Documents considered by the Committee on 22 November 2017 Contents

29The free movement of EU citizens

Committee’s assessment

Politically important

Committee’s decision

Cleared from scrutiny; previously recommended for debate on the floor of the House (decision reported on 22 January 2014); drawn to the attention of the Home Affairs Committee and the Committee on Exiting the European Union

Document details

Commission Communication: Free movement of EU citizens and their families—Five actions to make a difference

Legal base


Home Office

Document Number

(35590), 16930/13, COM(13) 837

Summary and Committee’s conclusions

29.1This Communication dates back to November 2013. It constitutes the Commission’s response to a request made by the Justice and Home Affairs Council in June 2013 to “look at the implementation of free movement rules, including guidance on fighting abuse of these rules”. The request stemmed from concerns raised by the then Home Secretary (Mrs Theresa May) and her counterparts in Austria, Germany and the Netherlands that EU rules conferring a right on EU citizens to move freely within the EU were placing a strain on local services and social welfare systems. Whilst recognising that free movement was “one of the central achievements of the European integration process and one of the most visible benefits of the EU for its citizens”, they suggested that the conditions set out in the Free Movement Directive were not always respected and that Member States lacked the necessary legal tools to tackle the abuse of free movement rights effectively.360

29.2The Commission Communication considered how likely EU citizens were to migrate to another Member State, sought to clarify the rights and obligations associated with free movement, as well as the conditions and limitations provided for in EU law, and provided guidance to help national and local authorities apply EU free movement rules effectively. The Commission cited a number of independent studies which indicated that migrant EU citizens paid more in tax and social security contributions than they received in welfare benefits and had a higher rate of employment than nationals of the host State. It made clear that, in its view, EU free movement rules contained “robust safeguards” to tackle abuse and prevent unreasonable burdens being placed on the host country, and concluded:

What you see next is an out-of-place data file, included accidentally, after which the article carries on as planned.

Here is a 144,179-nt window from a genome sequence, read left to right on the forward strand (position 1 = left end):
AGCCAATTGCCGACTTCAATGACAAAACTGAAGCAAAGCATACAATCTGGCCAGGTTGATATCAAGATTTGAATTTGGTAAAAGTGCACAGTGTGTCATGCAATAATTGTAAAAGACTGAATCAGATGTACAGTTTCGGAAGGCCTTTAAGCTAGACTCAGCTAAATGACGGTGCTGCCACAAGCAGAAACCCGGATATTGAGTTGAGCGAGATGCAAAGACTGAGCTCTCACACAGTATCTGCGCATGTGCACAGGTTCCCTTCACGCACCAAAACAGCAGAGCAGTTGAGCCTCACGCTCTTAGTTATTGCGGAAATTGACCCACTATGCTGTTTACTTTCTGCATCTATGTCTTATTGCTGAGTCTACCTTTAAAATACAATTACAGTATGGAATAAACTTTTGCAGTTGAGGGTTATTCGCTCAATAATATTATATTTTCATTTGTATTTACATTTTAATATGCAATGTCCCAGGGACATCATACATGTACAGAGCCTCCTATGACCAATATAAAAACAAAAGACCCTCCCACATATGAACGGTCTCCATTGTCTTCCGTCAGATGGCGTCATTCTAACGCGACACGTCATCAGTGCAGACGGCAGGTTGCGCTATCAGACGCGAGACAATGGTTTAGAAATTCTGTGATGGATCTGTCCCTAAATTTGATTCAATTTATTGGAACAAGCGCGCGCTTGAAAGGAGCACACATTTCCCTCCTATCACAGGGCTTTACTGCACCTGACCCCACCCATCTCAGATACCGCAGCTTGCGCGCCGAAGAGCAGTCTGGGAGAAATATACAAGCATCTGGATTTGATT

“It is the joint responsibility of Member States and the EU institutions to uphold the right to free movement, including by countering public perceptions that are not based on facts or economic realities.”361

29.3Our predecessors requested further information on the data sources relied on by the Government to quantify the nature and extent of the abuse of free movement rules. They noted (and the Government accepted) that the majority of EU citizens who came to the UK were genuinely exercising their EU free movement rights and were not seeking to abuse or circumvent the rules. They considered that the examples of abuse cited by the Government—particularly those involving organised crime and the exploitation of vulnerable individuals lured by traffickers or manipulated into sham marriages—had a serious and negative impact on the public perception of free movement. However, they also noted that there was a lack of robust, quantitative evidence to demonstrate the scale and prevalence of abuse and fraud or the impact of free movement on local services and social welfare systems.

29.4Our predecessors recommended that the complex web of issues related to free movement within an enlarged European Union should be debated on the floor of the House. The debate recommendation was made on 22 January 2014. Events since then have vindicated their judgment that free movement was and remains an issue of great political importance and public interest. Efforts to curb free movement were at the heart of the renegotiation undertaken by the former Prime Minister (Mr David Cameron) in the run-up to the referendum on UK membership of the EU and featured prominently in the referendum campaign. Despite this high level of political and public engagement, and frequent reminders of the importance the Committee attached to the debate, both the Coalition Government and its successor failed to schedule a debate. In May 2016, shortly before the EU referendum, the then Home Secretary (Mrs Theresa May) wrote to inform our predecessors that the Government was “highly likely” to schedule a debate before the summer recess. They sent an immediate response underlining the importance of doing so before the House rose (on 15 June) for the EU referendum. As no debate was scheduled, a further request was made at official level for confirmation that the Government would make good on its promise of a debate before the summer recess. Yet again, the government failed to deliver.